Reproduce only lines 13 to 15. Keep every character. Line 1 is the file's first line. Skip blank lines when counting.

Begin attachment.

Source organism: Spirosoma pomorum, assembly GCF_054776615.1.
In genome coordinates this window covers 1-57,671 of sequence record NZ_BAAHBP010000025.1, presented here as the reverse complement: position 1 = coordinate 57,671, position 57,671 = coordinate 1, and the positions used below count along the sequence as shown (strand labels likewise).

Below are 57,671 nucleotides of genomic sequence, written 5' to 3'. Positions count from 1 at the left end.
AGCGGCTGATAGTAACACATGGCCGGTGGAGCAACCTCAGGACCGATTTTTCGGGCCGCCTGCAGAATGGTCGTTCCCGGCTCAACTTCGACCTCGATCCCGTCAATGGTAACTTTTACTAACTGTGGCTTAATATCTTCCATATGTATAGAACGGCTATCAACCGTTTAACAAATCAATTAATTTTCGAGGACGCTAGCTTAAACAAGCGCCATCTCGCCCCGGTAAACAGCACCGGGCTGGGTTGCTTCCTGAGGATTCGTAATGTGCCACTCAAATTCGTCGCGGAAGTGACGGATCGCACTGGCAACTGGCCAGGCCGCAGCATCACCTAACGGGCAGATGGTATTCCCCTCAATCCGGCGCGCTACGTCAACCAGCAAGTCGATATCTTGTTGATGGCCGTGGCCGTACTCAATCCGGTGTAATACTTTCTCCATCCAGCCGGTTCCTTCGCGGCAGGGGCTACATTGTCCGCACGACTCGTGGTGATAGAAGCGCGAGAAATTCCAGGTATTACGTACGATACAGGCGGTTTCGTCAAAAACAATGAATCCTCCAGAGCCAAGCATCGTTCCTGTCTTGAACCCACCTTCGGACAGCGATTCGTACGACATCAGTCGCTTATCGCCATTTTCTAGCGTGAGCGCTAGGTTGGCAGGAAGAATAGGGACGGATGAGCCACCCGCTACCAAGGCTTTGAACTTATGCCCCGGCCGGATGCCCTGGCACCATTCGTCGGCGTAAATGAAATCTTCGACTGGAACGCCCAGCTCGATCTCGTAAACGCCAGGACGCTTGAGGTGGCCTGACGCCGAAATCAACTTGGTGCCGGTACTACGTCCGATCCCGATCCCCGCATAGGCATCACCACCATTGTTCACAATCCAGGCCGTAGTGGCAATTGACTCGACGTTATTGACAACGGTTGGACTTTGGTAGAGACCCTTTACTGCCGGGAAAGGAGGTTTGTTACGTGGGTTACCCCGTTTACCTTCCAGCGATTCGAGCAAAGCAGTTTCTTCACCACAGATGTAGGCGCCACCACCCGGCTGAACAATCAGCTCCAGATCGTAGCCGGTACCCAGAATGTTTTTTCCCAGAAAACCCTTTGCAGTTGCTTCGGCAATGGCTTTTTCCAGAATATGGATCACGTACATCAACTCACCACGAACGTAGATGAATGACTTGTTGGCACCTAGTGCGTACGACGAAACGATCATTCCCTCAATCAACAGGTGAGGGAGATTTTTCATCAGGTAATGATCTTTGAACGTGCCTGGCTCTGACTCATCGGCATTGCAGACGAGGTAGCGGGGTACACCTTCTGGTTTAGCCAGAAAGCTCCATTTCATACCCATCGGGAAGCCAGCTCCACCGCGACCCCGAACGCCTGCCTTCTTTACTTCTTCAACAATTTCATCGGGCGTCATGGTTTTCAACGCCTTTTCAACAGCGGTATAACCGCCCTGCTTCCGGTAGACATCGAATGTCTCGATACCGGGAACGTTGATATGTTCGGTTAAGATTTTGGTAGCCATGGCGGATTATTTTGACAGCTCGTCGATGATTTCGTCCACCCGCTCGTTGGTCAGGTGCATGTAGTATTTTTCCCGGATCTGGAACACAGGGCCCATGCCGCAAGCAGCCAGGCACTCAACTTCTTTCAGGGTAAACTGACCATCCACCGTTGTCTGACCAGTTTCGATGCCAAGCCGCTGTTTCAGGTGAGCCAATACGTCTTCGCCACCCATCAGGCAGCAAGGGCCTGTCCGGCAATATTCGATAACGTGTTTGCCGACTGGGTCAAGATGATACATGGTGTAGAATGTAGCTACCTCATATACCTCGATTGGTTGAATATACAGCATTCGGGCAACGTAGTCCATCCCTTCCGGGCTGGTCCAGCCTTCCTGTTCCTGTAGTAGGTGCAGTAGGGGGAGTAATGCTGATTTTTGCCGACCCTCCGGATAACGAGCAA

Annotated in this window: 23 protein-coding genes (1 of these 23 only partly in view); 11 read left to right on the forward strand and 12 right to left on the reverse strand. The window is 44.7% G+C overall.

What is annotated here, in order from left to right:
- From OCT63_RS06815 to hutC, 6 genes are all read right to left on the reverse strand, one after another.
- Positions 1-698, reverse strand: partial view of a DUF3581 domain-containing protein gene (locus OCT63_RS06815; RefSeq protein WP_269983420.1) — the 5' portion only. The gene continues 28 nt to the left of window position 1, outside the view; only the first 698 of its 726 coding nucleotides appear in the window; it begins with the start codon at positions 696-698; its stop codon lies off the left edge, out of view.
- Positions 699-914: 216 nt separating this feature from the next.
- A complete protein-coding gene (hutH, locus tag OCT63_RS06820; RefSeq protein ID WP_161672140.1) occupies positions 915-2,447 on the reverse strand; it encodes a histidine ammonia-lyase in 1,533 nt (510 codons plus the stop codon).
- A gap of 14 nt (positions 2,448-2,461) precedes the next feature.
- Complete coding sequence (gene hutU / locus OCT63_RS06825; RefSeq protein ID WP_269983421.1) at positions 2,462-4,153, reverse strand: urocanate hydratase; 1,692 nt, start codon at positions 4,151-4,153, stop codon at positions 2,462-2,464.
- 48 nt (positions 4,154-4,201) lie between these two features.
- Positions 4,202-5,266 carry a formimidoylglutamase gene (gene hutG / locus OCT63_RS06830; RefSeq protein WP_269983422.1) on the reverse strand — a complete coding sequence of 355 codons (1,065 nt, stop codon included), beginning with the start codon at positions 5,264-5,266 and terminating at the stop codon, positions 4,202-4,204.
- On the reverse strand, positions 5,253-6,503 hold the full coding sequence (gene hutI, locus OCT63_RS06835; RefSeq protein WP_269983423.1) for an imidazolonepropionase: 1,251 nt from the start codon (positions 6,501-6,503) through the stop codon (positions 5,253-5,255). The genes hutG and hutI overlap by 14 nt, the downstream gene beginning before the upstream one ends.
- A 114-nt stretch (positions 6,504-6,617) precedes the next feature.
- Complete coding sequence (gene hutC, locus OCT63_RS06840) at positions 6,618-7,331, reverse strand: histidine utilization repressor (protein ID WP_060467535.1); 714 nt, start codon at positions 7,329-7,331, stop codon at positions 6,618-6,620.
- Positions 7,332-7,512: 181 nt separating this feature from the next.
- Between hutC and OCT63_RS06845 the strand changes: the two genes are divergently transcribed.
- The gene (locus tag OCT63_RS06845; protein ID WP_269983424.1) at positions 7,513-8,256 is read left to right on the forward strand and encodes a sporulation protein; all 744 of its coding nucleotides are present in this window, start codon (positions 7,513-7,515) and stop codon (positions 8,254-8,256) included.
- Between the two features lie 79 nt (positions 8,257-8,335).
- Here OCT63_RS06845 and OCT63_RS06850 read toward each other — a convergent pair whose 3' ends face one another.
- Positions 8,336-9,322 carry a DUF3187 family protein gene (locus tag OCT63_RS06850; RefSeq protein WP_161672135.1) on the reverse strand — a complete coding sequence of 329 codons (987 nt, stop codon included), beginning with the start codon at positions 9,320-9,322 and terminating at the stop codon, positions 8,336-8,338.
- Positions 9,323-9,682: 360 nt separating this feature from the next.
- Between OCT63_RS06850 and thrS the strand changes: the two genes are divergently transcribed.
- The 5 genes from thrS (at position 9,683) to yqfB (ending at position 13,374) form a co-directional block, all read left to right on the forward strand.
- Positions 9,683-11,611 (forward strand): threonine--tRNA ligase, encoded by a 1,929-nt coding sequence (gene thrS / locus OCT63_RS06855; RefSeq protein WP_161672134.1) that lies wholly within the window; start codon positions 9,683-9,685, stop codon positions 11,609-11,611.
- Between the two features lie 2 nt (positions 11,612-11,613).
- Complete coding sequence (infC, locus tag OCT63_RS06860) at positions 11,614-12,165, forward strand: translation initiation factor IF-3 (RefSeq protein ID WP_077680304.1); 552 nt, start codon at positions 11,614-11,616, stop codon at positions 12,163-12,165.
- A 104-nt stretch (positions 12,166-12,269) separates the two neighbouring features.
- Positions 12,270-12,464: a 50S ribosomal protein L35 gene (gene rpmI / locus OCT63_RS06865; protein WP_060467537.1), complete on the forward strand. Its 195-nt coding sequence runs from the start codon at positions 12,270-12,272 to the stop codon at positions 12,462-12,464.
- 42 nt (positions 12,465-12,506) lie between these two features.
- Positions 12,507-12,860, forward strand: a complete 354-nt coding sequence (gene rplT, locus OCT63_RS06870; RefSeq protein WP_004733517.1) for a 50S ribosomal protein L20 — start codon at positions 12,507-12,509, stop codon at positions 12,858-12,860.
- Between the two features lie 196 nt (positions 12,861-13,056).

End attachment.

- 48 nt (positions 4,154-4,201) lie between these two features.
- Positions 4,202-5,266 carry a formimidoylglutamase gene (gene hutG / locus OCT63_RS06830; RefSeq protein WP_269983422.1) on the reverse strand — a complete coding sequence of 355 codons (1,065 nt, stop codon included), beginning with the start codon at positions 5,264-5,266 and terminating at the stop codon, positions 4,202-4,204.
- On the reverse strand, positions 5,253-6,503 hold the full coding sequence (gene hutI, locus OCT63_RS06835; RefSeq protein WP_269983423.1) for an imidazolonepropionase: 1,251 nt from the start codon (positions 6,501-6,503) through the stop codon (positions 5,253-5,255). The genes hutG and hutI overlap by 14 nt, the downstream gene beginning before the upstream one ends.